States and territories sign onto social impact investing agreement
Australia’s market for investments which solve complex social issues is set to grow with states and territories pledging to work with the Morrison Government on new initiatives.
Minister for Families and Social Services Anne Ruston thanked South Australia, New South Wales, the Northern Territory, Tasmania, Victoria and Western Australia for signing the Commonwealth-State Project Agreement.
“Social impact investing brings together some of the sharpest minds in investment with the best and brightest in social services to find new ways of tackling social problems where existing policy interventions and service delivery are not getting the desired outcomes,” Minister Ruston said.
“This is an exciting sector because it keeps everyone accountable to the ultimate goal which is changing the lives of the most vulnerable in our community in a very real way.
“The Agreement sets out how the Commonwealth will work with the states and territories now and into the future. We look forward to seeing projects with real and tangible benefits for the community come to life.”
The Morrison Government has committed a total of $22.3 million to support the agreement which includes $8.5 million for outcome payment for projects that support people at risk of homelessness and a further $8.5 million for outcome payments for projects that support other vulnerable groups.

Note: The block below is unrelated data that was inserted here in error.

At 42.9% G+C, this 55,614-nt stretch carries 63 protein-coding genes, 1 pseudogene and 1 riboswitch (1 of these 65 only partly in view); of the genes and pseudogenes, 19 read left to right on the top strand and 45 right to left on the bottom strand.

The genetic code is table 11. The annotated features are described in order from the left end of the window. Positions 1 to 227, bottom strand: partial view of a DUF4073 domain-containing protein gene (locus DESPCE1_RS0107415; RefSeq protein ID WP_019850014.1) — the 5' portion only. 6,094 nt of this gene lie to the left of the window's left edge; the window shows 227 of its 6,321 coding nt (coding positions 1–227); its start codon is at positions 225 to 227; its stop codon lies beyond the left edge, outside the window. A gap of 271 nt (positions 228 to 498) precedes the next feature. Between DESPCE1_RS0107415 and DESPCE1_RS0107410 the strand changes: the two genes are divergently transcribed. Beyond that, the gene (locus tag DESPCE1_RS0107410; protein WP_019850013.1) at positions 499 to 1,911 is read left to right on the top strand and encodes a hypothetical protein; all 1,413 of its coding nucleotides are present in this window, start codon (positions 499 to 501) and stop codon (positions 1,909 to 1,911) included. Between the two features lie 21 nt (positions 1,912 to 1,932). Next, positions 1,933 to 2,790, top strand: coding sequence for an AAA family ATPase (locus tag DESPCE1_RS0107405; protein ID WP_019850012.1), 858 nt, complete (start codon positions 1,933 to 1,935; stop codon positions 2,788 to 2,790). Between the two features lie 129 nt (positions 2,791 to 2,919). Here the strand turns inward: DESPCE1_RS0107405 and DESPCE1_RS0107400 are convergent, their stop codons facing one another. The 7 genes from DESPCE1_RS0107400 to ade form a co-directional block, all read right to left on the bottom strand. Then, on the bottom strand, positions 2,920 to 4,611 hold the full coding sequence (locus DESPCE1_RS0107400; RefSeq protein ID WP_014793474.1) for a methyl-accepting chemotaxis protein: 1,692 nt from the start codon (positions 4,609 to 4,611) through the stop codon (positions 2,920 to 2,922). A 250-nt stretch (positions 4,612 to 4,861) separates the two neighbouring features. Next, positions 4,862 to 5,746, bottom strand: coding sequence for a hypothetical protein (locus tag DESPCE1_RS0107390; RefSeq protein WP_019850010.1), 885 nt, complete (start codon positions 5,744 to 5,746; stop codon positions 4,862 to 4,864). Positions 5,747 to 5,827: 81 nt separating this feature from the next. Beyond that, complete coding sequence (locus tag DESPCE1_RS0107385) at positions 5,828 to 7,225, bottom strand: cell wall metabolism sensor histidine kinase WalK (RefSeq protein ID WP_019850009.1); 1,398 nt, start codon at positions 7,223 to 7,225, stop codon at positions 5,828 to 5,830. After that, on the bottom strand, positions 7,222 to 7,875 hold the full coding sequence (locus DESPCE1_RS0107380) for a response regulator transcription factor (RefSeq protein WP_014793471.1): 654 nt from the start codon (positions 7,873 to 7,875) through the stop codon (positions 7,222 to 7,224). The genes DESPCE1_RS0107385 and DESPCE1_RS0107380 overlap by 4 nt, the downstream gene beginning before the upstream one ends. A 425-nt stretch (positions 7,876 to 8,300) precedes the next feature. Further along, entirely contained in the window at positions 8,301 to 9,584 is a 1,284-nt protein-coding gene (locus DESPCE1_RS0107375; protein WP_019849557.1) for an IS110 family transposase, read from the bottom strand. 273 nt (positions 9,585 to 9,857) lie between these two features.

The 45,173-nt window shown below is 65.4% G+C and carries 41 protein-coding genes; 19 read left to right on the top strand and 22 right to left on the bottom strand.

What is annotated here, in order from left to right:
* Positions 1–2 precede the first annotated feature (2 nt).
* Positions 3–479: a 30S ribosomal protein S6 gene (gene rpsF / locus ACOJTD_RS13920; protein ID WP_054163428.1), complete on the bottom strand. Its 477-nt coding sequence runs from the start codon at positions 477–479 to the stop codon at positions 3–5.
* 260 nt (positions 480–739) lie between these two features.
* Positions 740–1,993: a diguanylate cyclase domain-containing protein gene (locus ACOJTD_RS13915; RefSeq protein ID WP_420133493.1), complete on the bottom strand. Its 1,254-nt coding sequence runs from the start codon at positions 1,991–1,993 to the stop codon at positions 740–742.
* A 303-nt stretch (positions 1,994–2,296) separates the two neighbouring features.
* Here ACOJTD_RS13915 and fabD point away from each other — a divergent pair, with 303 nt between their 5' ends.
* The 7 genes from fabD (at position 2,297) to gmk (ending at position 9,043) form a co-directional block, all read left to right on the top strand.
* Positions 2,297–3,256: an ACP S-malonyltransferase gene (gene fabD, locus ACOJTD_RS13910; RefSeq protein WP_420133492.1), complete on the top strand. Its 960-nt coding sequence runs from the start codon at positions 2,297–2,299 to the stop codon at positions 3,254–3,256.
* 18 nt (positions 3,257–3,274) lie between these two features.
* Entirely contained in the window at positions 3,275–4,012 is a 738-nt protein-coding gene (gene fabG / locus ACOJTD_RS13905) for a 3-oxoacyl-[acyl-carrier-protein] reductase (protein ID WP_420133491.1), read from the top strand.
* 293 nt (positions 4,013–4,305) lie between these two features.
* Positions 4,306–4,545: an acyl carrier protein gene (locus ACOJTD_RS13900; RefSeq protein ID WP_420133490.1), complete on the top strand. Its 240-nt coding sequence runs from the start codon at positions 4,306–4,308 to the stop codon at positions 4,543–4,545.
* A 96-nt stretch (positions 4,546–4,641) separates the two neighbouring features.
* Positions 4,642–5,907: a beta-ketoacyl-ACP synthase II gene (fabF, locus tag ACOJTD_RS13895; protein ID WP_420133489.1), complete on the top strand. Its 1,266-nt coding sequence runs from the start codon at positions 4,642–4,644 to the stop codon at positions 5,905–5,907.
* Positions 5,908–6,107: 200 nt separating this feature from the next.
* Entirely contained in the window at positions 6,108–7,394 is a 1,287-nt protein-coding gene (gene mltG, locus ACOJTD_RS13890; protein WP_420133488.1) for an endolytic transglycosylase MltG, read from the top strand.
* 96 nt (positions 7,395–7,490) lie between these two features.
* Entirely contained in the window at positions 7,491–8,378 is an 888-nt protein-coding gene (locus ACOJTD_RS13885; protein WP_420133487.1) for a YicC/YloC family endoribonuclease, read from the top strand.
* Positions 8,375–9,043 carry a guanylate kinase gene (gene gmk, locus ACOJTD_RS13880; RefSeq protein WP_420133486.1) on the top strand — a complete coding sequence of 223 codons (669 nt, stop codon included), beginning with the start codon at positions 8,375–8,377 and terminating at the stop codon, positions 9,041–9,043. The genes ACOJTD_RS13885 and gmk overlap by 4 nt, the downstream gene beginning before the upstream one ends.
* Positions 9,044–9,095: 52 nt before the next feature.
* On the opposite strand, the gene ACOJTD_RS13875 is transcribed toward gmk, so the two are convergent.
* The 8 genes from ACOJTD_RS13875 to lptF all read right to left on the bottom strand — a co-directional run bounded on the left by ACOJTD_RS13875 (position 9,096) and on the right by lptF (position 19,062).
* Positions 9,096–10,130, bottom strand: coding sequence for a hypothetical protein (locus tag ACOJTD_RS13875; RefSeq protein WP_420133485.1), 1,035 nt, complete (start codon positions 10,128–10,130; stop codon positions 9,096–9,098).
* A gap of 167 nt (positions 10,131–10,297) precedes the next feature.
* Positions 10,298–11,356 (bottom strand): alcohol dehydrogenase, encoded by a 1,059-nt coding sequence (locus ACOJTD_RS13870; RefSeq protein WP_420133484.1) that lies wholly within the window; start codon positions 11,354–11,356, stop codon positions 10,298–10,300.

Social impact investing is an innovative approach to financing social service programs, often using bonds designed to raise private capital for intensive support and preventative programs to address issues affecting vulnerable and at risk groups.
Investors provide upfront capital to non-government organisations to provide services to achieve specific improved social outcomes and reduce future costs to government. The Government pays dividends only when performance targets are met.
Appetite for this type of investment has rapidly accelerated over recent years with the value of the Australian market hitting $19.9 billion last year up from an estimated $1.2 billion at 30 June 2015.